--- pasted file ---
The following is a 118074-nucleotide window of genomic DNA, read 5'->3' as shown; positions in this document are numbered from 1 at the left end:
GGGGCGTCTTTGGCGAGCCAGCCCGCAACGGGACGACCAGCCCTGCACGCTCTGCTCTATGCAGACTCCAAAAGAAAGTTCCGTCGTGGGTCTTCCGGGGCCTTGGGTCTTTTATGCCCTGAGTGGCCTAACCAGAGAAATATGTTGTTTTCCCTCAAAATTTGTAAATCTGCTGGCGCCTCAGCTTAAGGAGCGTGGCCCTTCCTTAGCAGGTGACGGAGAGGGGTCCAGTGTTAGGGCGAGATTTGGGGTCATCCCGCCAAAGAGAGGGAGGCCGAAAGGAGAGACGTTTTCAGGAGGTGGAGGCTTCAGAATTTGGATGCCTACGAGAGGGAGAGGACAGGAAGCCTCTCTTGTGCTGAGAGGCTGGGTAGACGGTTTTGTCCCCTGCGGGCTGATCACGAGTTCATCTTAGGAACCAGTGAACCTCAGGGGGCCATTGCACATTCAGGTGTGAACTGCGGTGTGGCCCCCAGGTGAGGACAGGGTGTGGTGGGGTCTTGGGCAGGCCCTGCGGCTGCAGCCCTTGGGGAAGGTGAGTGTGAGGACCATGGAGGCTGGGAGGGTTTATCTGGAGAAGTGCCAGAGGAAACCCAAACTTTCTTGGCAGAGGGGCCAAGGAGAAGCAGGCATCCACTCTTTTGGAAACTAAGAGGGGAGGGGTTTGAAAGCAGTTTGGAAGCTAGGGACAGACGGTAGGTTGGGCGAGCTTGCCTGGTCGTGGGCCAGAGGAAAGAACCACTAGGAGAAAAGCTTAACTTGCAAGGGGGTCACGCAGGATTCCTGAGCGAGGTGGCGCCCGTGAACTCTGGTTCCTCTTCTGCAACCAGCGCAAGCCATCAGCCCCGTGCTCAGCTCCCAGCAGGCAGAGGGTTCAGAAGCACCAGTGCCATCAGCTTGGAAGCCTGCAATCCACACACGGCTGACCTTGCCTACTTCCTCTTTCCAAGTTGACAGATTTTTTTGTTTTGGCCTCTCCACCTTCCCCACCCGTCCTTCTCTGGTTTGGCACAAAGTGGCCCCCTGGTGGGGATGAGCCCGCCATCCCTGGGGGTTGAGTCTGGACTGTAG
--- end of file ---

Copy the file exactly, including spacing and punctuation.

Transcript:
The following is a 118074-nucleotide window of genomic DNA, read 5'->3' as shown; positions in this document are numbered from 1 at the left end:
GGGGCGTCTTTGGCGAGCCAGCCCGCAACGGGACGACCAGCCCTGCACGCTCTGCTCTATGCAGACTCCAAAAGAAAGTTCCGTCGTGGGTCTTCCGGGGCCTTGGGTCTTTTATGCCCTGAGTGGCCTAACCAGAGAAATATGTTGTTTTCCCTCAAAATTTGTAAATCTGCTGGCGCCTCAGCTTAAGGAGCGTGGCCCTTCCTTAGCAGGTGACGGAGAGGGGTCCAGTGTTAGGGCGAGATTTGGGGTCATCCCGCCAAAGAGAGGGAGGCCGAAAGGAGAGACGTTTTCAGGAGGTGGAGGCTTCAGAATTTGGATGCCTACGAGAGGGAGAGGACAGGAAGCCTCTCTTGTGCTGAGAGGCTGGGTAGACGGTTTTGTCCCCTGCGGGCTGATCACGAGTTCATCTTAGGAACCAGTGAACCTCAGGGGGCCATTGCACATTCAGGTGTGAACTGCGGTGTGGCCCCCAGGTGAGGACAGGGTGTGGTGGGGTCTTGGGCAGGCCCTGCGGCTGCAGCCCTTGGGGAAGGTGAGTGTGAGGACCATGGAGGCTGGGAGGGTTTATCTGGAGAAGTGCCAGAGGAAACCCAAACTTTCTTGGCAGAGGGGCCAAGGAGAAGCAGGCATCCACTCTTTTGGAAACTAAGAGGGGAGGGGTTTGAAAGCAGTTTGGAAGCTAGGGACAGACGGTAGGTTGGGCGAGCTTGCCTGGTCGTGGGCCAGAGGAAAGAACCACTAGGAGAAAAGCTTAACTTGCAAGGGGGTCACGCAGGATTCCTGAGCGAGGTGGCGCCCGTGAACTCTGGTTCCTCTTCTGCAACCAGCGCAAGCCATCAGCCCCGTGCTCAGCTCCCAGCAGGCAGAGGGTTCAGAAGCACCAGTGCCATCAGCTTGGAAGCCTGCAATCCACACACGGCTGACCTTGCCTACTTCCTCTTTCCAAGTTGACAGATTTTTTTGTTTTGGCCTCTCCACCTTCCCCACCCGTCCTTCTCTGGTTTGGCACAAAGTGGCCCCCTGGTGGGGATGAGCCCGCCATCCCTGGGGGTTGAGTCTGGACTGTAG